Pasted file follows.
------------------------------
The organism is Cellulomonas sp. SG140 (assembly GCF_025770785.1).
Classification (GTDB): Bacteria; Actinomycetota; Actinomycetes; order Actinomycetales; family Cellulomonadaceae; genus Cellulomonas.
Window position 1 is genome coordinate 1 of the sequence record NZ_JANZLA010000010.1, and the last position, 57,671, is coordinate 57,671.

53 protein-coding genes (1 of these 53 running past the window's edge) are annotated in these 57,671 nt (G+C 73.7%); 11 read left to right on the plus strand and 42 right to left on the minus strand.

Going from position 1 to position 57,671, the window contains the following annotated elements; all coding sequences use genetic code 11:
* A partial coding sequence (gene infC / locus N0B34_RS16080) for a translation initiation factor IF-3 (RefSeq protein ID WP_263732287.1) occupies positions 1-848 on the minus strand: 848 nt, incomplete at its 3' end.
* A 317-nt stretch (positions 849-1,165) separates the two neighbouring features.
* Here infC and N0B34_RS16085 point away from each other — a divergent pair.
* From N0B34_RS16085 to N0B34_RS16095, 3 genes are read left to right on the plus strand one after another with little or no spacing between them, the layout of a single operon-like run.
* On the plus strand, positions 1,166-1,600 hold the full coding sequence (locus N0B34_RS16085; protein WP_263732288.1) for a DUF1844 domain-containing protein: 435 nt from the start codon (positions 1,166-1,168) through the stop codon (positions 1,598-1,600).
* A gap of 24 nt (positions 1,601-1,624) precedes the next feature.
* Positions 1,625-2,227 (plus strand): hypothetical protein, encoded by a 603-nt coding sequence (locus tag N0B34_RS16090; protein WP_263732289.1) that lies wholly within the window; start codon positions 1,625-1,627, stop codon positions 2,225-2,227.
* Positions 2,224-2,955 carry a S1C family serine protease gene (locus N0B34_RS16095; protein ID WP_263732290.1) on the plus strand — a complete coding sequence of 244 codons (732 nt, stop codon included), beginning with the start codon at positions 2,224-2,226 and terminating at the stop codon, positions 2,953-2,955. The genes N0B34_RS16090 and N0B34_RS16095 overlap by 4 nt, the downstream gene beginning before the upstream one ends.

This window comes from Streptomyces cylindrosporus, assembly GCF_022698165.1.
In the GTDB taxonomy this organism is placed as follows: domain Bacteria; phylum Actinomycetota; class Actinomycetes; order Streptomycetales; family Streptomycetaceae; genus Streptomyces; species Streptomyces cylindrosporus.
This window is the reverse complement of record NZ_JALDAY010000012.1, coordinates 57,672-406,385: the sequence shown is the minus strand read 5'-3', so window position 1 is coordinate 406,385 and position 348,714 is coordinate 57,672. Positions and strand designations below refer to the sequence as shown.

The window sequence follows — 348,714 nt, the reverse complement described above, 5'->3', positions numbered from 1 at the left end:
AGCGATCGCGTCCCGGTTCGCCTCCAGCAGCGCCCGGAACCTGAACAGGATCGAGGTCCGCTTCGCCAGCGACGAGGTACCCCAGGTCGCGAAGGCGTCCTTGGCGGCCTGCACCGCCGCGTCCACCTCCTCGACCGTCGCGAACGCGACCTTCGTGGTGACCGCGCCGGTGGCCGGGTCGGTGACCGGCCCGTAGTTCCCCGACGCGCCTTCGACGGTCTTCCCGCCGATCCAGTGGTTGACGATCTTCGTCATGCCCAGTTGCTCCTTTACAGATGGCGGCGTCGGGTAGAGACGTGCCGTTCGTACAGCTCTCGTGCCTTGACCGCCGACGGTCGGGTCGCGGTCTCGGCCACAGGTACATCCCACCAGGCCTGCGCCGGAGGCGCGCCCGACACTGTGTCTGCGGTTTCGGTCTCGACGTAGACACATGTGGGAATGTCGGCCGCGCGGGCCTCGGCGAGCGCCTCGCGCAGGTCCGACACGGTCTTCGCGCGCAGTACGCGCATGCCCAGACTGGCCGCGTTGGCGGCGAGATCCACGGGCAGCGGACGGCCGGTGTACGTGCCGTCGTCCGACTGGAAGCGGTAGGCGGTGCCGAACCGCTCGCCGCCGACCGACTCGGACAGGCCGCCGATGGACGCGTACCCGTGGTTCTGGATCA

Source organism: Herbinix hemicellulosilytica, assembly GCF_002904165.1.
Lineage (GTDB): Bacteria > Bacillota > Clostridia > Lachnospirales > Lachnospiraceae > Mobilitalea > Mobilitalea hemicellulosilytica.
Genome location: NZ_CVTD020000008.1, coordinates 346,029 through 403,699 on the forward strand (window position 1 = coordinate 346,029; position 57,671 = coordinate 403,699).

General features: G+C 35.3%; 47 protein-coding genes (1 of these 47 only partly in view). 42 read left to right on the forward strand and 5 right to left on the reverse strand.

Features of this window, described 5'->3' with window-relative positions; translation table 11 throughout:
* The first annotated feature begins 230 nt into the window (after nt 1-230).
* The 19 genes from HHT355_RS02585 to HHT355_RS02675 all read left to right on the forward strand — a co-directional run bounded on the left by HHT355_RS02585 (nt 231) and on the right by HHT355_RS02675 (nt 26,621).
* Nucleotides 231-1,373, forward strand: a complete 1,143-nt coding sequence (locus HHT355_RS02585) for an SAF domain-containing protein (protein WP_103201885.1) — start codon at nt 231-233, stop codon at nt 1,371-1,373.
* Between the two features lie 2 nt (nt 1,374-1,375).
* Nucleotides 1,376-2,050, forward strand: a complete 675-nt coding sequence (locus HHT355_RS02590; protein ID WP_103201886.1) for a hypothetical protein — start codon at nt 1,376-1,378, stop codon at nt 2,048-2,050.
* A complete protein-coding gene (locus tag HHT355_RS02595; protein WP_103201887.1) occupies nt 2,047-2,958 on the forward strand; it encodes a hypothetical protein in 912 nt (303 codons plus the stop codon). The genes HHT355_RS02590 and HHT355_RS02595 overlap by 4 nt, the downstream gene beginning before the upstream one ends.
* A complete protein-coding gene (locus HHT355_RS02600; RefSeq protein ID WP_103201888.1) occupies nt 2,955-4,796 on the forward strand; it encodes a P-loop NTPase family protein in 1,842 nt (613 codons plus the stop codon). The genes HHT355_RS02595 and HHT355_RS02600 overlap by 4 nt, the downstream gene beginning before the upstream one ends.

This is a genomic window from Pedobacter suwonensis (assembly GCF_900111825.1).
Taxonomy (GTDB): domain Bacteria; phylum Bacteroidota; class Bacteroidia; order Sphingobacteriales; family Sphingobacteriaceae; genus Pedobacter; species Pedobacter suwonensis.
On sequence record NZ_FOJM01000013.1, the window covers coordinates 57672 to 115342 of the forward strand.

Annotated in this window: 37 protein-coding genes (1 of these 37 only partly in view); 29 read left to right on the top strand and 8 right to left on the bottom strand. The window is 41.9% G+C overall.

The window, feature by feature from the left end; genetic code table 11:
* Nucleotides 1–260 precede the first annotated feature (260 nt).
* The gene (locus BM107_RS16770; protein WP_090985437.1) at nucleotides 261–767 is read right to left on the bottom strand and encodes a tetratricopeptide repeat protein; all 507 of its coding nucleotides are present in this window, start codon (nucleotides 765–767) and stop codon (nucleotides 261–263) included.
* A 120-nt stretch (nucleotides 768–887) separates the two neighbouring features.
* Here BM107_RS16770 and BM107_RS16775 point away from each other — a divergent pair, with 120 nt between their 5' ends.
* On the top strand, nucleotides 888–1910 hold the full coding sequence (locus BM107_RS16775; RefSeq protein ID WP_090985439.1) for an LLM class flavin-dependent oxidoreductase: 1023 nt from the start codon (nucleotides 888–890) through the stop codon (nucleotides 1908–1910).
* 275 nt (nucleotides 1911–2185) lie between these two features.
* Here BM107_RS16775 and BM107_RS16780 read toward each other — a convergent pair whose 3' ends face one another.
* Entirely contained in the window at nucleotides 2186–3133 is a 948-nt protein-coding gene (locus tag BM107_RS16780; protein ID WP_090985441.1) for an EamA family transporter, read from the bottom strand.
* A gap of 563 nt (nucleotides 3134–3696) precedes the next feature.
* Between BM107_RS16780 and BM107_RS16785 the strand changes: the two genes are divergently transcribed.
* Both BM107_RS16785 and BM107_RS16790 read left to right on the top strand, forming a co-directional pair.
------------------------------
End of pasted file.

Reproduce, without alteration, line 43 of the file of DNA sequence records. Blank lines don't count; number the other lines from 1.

* Entirely contained in the window at nucleotides 2186–3133 is a 948-nt protein-coding gene (locus tag BM107_RS16780; protein ID WP_090985441.1) for an EamA family transporter, read from the bottom strand.